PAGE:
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1885 One Hundred Years Ago

July 2024
2min read

On February 28 was born a business that would become over the next century one of the richest on earth: the American Telephone and Telegraph Company. Alexander Graham Bell had invented the telephone only nine years before, but since then one of the most sweeping technological revolutions of all time had occurred.

Bell had received the patent for his new device on March 7, 1876, three days before he actually got the phone to work and used it to summon his assistant, Watson. In June of the same year he displayed his invention at the Philadelphia Centennial Exhibition, and by the end of the year the device was known around the world. Nonetheless, Bell was unsuccessful in his attempt to sell all rights in the telephone to Western Union for one hundred thousand dollars.

In July 1877 the Bell Telephone Company was formed; two days later Bell was married, and he and his bride sailed off for England, where he demonstrated the apparatus for Queen Victoria. Back home the telephone was quickly becoming big business, and Western Union, in an abrupt about-face, was trying to get part of it any way it could, but mainly by challenging Bell’s patents. By now telephone wires were already darkening the skies above streets all across the nation.

By 1881—five years after the telephone was invented—only nine cities in America with populations of over ten thousand still lacked a telephone exchange. That year the first long-distance service began over wire stretched between Boston and Providence, and Bell bought the Western Electric company as a manufacturing arm. By 1884 one could pick up a phone in New York and talk to Boston.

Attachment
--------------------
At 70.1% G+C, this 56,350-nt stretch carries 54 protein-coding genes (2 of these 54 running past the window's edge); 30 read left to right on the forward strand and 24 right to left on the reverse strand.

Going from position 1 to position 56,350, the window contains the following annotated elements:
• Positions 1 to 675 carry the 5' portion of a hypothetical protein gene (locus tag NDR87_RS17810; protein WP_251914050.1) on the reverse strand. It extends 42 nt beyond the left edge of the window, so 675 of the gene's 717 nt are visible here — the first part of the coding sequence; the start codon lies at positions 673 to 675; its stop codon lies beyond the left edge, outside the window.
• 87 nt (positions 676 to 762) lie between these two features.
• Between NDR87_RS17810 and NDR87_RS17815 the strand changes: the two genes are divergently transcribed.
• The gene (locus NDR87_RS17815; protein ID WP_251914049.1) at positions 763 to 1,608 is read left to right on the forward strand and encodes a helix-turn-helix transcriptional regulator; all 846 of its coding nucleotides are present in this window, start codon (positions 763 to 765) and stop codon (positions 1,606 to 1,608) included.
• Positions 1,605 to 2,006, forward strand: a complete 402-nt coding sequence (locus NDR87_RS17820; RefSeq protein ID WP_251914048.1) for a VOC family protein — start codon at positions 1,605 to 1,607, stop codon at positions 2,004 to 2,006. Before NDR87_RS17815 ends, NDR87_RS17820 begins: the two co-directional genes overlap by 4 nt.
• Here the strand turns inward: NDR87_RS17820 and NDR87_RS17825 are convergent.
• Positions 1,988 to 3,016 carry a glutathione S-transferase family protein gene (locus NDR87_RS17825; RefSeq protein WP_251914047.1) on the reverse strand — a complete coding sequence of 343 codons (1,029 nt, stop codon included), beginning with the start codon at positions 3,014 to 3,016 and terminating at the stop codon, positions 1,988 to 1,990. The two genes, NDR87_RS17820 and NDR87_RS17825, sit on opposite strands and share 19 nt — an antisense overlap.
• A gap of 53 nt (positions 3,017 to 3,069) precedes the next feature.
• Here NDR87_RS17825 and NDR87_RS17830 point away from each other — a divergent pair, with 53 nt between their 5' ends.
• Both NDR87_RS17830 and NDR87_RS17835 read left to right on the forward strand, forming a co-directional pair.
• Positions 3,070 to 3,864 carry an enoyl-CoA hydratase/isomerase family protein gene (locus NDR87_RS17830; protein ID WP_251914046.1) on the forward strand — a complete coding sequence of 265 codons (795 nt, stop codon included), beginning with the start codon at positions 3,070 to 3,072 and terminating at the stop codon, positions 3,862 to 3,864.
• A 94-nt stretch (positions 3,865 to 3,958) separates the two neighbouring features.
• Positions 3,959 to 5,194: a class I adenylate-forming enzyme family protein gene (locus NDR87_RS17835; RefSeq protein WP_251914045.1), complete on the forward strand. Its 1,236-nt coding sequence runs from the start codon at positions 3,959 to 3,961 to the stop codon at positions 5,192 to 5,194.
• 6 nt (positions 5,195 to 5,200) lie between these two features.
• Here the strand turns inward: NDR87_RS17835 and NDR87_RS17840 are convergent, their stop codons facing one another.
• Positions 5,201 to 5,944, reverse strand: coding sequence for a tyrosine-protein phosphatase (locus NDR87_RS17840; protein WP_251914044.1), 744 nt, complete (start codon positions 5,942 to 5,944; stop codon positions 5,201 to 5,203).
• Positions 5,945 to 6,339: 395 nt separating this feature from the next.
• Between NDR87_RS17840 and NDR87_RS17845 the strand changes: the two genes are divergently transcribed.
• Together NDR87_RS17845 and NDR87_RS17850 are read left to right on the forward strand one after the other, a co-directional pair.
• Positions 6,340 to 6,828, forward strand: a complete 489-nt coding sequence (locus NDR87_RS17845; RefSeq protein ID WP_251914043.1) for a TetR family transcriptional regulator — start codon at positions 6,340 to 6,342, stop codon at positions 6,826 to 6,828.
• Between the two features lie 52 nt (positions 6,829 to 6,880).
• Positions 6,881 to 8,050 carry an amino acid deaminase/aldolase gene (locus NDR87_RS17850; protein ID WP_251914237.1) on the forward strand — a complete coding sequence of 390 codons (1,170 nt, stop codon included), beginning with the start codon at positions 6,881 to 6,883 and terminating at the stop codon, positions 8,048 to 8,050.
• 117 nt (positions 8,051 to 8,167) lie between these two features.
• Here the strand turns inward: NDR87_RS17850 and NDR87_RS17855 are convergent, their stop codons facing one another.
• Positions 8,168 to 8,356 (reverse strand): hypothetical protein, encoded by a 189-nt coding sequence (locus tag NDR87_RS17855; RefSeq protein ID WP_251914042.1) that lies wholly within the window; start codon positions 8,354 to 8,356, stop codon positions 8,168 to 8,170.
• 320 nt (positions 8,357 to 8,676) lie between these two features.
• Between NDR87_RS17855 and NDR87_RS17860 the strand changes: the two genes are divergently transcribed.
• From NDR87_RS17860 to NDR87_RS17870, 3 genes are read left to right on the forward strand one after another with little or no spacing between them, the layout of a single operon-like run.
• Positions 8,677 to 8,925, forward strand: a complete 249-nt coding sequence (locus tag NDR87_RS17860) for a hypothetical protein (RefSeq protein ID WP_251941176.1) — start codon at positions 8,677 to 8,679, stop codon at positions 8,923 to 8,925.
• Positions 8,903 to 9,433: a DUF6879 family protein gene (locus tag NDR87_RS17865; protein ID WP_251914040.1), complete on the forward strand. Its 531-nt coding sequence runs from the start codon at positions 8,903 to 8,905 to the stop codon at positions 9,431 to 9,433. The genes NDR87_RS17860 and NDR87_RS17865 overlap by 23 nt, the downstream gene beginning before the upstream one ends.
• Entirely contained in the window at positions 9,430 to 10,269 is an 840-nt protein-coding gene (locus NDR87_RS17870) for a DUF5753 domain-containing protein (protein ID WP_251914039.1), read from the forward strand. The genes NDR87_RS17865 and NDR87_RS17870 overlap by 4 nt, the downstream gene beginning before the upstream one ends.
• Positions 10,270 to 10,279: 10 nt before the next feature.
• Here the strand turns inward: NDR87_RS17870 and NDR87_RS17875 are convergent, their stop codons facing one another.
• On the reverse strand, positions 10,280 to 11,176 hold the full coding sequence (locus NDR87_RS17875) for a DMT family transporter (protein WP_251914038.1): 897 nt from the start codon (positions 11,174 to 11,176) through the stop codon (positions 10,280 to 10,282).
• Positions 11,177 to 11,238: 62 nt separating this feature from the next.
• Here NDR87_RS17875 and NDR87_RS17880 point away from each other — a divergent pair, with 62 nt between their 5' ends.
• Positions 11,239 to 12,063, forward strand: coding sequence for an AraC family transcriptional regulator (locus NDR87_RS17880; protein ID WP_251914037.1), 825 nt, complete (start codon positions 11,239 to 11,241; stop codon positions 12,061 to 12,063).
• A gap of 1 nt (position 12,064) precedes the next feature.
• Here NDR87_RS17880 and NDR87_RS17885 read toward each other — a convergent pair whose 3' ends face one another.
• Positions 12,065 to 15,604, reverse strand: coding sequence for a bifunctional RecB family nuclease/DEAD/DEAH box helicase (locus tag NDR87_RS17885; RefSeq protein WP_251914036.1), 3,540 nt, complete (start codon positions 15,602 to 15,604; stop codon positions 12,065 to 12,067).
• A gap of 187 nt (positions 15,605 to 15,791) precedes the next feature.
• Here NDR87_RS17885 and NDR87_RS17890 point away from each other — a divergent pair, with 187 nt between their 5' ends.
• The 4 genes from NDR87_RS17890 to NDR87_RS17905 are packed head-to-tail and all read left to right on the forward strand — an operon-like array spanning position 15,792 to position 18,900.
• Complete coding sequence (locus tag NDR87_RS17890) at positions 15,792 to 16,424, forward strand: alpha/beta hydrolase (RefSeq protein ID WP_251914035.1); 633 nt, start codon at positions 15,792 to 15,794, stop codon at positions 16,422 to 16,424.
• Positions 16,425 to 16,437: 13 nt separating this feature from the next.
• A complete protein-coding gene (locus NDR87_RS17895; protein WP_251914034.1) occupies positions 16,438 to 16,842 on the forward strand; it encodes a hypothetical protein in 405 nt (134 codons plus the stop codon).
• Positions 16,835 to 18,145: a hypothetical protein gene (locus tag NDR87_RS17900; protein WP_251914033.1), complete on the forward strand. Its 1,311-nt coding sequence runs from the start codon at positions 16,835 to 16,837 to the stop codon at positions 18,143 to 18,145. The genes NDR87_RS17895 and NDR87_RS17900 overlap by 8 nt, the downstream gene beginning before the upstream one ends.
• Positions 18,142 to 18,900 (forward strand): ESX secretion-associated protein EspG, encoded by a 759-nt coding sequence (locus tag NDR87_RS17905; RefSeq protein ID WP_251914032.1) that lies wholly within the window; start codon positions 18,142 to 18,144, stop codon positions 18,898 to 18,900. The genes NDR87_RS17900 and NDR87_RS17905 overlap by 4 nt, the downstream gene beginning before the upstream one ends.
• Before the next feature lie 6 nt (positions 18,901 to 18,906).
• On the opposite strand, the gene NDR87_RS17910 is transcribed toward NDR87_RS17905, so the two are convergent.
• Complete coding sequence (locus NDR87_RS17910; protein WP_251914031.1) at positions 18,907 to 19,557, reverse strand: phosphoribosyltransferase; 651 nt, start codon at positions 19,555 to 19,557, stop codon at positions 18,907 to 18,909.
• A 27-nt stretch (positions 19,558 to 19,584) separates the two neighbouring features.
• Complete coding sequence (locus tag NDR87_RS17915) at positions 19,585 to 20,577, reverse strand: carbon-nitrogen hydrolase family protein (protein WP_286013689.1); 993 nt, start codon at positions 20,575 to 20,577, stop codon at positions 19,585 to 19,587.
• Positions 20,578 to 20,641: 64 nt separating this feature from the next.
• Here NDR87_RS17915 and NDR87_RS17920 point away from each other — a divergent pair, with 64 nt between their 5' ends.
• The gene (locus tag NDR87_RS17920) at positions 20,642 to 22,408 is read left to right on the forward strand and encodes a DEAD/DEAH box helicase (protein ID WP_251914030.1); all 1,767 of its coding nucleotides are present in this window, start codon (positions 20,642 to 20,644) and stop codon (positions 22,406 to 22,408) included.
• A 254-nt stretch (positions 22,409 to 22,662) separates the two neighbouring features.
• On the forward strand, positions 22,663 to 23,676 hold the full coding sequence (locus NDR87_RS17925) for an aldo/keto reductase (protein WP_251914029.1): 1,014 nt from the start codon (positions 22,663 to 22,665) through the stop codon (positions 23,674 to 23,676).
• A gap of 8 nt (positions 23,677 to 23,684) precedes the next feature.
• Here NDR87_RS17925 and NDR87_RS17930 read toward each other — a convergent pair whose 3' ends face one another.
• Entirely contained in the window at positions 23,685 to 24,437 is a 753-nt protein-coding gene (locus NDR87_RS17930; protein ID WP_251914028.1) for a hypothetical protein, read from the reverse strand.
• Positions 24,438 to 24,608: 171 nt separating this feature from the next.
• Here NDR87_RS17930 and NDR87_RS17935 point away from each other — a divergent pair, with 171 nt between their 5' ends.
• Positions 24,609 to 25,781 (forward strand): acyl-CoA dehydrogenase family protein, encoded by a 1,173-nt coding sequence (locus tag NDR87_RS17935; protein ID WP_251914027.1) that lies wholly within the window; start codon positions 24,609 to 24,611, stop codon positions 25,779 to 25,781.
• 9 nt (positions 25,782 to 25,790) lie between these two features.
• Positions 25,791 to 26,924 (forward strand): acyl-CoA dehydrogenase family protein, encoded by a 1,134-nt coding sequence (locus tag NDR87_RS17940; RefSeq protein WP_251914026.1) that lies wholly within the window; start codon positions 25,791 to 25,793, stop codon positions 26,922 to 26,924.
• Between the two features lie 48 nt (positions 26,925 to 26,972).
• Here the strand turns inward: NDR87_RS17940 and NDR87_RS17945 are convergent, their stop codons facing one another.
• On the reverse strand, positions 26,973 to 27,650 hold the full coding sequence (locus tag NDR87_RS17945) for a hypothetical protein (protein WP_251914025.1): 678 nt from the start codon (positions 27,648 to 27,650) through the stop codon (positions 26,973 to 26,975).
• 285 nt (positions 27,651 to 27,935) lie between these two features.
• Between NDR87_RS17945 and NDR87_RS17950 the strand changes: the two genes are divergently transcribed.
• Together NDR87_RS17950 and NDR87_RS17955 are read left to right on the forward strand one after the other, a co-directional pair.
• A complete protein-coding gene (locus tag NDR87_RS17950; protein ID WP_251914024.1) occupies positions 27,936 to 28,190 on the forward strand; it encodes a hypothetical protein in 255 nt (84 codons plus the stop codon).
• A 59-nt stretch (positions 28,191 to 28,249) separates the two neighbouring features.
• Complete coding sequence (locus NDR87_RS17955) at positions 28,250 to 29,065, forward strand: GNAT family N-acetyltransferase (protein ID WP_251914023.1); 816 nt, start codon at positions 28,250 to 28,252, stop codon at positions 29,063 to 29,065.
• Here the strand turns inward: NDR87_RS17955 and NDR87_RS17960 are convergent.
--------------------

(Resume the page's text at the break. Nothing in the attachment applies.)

American Telephone and Telegraph was founded in 1885, as a subsidiary of American Bell, the parent company. Its purpose was to develop the rapidly expanding long-distance lines. By 1899 Bell had prevailed in more than six hundred patent-infringement cases filed by would-be phone inventors and developers; had survived the crippling blizzard of ’88, which had wiped out most phone service throughout the Northeast; had introduced the pay phone, the automatic dial, and numerous other improvements in service; and was struggling to stay ahead of a growing legion of independent competitors springing up since the expiration of its original patents. Yet the company was still thwarted by the corporation laws of Massachusetts, under which the phone business had first been chartered. Bell needed vast amounts of capital to continue its expansion, but Massachusetts law required that any new capitalization be approved by the state legislature, and the company’s holdings in its subsidiaries were strictly limited. New York State, the home of AT&T, had much more liberal laws, so the directors of Bell, in a deft piece of corporate sleight of hand, simply transferred the parent’s assets to AT&T, folded American Bell into its former subsidiary, and moved their offices from Boston to New York. The switch took place on December 30,1899, and expansion proceeded unabated.

By the late twentieth century AT&T would become by many measures the biggest corporation on earth, the only major phone system anywhere not run by a government, and the subject of perhaps the most far-reaching antitrust agreement in history. Perhaps most tellingly, it would become the only major company known to millions by a familial, even intimate, but totally unofficial name, a name that makes light of the behemoth but at the same time hints at the complex relations one has with one’s closest of kin: Ma Bell.

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